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Probation

Probation is a court order to do (or not do) certain things for a period of time. It is usually called a probation order.

An offender who gets a conditional discharge or a suspended sentence will always have a probation order that they must follow. A probation order can also be combined with a fine, a conditional sentence, intermittent imprisonment, or imprisonment. The maximum length of a probation order is three years. In many cases they are one or two years long.

Every probation order will have the following conditions:

  • keep the peace and be of good behaviour;
  • appear in court when ordered by the court;
  • tell the court or probation officer about any change of name, address or job.

Other conditions sometimes included as part of a probation order are:

  • report to a probation officer (sometimes every week or month);
  • not buy, carry, or drink alcohol;
  • not have or use drugs that aren’t prescribed by a doctor;
  • not have or carry any weapons (e.g. knives etc.);
  • perform community service;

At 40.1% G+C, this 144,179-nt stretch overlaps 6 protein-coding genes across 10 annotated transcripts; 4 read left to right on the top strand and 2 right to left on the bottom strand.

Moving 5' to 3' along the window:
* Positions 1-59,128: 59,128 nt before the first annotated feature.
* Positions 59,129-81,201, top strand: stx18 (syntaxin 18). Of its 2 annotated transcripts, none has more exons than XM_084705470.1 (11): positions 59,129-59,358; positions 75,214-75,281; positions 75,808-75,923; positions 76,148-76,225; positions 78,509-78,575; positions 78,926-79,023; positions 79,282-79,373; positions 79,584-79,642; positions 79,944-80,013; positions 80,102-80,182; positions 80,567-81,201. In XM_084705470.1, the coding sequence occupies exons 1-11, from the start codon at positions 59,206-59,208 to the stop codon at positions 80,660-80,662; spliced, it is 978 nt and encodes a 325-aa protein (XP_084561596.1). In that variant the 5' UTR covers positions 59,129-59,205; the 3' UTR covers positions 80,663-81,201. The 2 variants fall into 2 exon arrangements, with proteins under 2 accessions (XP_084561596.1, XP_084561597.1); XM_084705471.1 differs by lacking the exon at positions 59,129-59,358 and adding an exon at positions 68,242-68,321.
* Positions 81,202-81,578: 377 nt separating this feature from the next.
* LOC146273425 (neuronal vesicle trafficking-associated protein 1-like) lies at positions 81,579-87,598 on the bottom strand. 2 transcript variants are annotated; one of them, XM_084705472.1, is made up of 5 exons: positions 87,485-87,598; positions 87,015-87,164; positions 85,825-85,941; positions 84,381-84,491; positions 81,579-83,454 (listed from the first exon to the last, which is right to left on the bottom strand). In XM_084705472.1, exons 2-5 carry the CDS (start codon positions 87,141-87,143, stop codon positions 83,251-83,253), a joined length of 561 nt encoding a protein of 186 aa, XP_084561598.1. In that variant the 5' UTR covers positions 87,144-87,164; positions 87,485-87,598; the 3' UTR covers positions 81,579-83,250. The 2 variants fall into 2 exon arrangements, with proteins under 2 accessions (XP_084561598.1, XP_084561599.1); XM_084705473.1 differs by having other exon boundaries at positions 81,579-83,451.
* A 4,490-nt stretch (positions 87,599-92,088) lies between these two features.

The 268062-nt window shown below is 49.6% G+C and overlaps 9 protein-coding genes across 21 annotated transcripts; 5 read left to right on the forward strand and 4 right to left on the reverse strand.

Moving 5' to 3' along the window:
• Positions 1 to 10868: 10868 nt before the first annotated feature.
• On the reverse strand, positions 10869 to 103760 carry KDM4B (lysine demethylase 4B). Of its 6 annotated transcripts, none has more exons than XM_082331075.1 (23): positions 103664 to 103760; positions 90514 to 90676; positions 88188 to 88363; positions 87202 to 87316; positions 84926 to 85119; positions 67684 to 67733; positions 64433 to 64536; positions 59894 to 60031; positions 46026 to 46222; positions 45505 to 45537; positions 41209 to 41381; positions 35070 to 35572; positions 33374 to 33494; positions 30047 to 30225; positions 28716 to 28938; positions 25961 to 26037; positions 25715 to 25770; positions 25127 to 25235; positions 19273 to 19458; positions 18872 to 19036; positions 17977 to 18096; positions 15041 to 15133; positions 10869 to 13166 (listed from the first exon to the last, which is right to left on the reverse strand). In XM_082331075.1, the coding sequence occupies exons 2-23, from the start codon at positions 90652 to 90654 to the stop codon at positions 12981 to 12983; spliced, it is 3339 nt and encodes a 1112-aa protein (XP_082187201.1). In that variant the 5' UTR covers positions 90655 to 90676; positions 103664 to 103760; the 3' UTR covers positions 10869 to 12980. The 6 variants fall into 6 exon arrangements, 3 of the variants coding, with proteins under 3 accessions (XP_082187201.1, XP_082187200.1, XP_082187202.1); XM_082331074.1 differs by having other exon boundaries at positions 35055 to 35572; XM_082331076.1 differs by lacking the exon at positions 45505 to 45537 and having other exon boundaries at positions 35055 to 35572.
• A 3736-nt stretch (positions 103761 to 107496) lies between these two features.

• stay away from a certain person or persons, and not go to their house or where they work;
  • not to call, text message or email a certain person or persons;
  • give money back to a victim;
  • go to counselling or rehabilitation.

In a lot of probation orders, the judge will make the offender report to a probation officer. A probation officer is not the same as a police officer, but they do have the power to charge an offender with a criminal offence if they break their probation conditions.

If an offender has a condition to go to counselling or do community service, or if the judge feels they need supervision, the judge will usually make the offender report to a probation officer. Reporting is usually every week or every month, but it can be more frequent or less often. Sometimes (usually after the first reporting date) the judge leaves it up to the probation officer to decide how often the offender should report.